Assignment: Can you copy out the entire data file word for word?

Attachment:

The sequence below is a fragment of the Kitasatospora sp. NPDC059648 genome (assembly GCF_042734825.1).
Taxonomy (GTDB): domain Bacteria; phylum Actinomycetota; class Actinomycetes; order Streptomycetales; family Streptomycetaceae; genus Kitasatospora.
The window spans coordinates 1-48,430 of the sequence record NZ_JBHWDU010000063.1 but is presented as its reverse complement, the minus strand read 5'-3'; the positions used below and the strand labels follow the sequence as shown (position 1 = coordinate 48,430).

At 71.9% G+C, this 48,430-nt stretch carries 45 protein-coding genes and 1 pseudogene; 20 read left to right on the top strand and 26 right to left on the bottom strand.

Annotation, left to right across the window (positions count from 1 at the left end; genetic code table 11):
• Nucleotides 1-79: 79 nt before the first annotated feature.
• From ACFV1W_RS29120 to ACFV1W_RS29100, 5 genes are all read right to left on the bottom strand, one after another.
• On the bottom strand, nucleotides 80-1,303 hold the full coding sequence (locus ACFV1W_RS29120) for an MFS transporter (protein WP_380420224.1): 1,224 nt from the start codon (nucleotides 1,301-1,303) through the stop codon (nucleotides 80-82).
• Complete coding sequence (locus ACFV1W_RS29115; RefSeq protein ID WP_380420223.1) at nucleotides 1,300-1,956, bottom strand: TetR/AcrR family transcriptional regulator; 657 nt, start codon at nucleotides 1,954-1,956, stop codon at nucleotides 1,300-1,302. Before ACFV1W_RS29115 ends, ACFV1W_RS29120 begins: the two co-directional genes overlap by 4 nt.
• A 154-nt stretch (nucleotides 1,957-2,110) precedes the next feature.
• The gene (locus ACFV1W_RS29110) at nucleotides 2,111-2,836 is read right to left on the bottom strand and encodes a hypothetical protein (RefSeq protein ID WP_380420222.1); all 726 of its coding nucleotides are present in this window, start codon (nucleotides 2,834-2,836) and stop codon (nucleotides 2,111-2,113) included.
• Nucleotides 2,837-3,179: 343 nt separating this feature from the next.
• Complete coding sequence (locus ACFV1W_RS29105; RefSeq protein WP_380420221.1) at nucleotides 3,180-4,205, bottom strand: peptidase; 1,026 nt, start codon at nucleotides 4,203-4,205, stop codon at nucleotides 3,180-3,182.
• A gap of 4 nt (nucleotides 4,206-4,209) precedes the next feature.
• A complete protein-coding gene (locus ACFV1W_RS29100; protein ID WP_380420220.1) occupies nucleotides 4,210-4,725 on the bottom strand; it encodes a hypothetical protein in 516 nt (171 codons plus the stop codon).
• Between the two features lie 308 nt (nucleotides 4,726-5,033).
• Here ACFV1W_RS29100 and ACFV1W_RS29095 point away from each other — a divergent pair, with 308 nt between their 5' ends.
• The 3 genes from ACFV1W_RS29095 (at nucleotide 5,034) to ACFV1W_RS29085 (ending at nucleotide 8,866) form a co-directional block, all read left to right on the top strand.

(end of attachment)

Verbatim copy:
The sequence below is a fragment of the Kitasatospora sp. NPDC059648 genome (assembly GCF_042734825.1).
Taxonomy (GTDB): domain Bacteria; phylum Actinomycetota; class Actinomycetes; order Streptomycetales; family Streptomycetaceae; genus Kitasatospora.
The window spans coordinates 1-48,430 of the sequence record NZ_JBHWDU010000063.1 but is presented as its reverse complement, the minus strand read 5'-3'; the positions used below and the strand labels follow the sequence as shown (position 1 = coordinate 48,430).

At 71.9% G+C, this 48,430-nt stretch carries 45 protein-coding genes and 1 pseudogene; 20 read left to right on the top strand and 26 right to left on the bottom strand.

Annotation, left to right across the window (positions count from 1 at the left end; genetic code table 11):
• Nucleotides 1-79: 79 nt before the first annotated feature.
• From ACFV1W_RS29120 to ACFV1W_RS29100, 5 genes are all read right to left on the bottom strand, one after another.
• On the bottom strand, nucleotides 80-1,303 hold the full coding sequence (locus ACFV1W_RS29120) for an MFS transporter (protein WP_380420224.1): 1,224 nt from the start codon (nucleotides 1,301-1,303) through the stop codon (nucleotides 80-82).
• Complete coding sequence (locus ACFV1W_RS29115; RefSeq protein ID WP_380420223.1) at nucleotides 1,300-1,956, bottom strand: TetR/AcrR family transcriptional regulator; 657 nt, start codon at nucleotides 1,954-1,956, stop codon at nucleotides 1,300-1,302. Before ACFV1W_RS29115 ends, ACFV1W_RS29120 begins: the two co-directional genes overlap by 4 nt.
• A 154-nt stretch (nucleotides 1,957-2,110) precedes the next feature.
• The gene (locus ACFV1W_RS29110) at nucleotides 2,111-2,836 is read right to left on the bottom strand and encodes a hypothetical protein (RefSeq protein ID WP_380420222.1); all 726 of its coding nucleotides are present in this window, start codon (nucleotides 2,834-2,836) and stop codon (nucleotides 2,111-2,113) included.
• Nucleotides 2,837-3,179: 343 nt separating this feature from the next.
• Complete coding sequence (locus ACFV1W_RS29105; RefSeq protein WP_380420221.1) at nucleotides 3,180-4,205, bottom strand: peptidase; 1,026 nt, start codon at nucleotides 4,203-4,205, stop codon at nucleotides 3,180-3,182.
• A gap of 4 nt (nucleotides 4,206-4,209) precedes the next feature.
• A complete protein-coding gene (locus ACFV1W_RS29100; protein ID WP_380420220.1) occupies nucleotides 4,210-4,725 on the bottom strand; it encodes a hypothetical protein in 516 nt (171 codons plus the stop codon).
• Between the two features lie 308 nt (nucleotides 4,726-5,033).
• Here ACFV1W_RS29100 and ACFV1W_RS29095 point away from each other — a divergent pair, with 308 nt between their 5' ends.
• The 3 genes from ACFV1W_RS29095 (at nucleotide 5,034) to ACFV1W_RS29085 (ending at nucleotide 8,866) form a co-directional block, all read left to right on the top strand.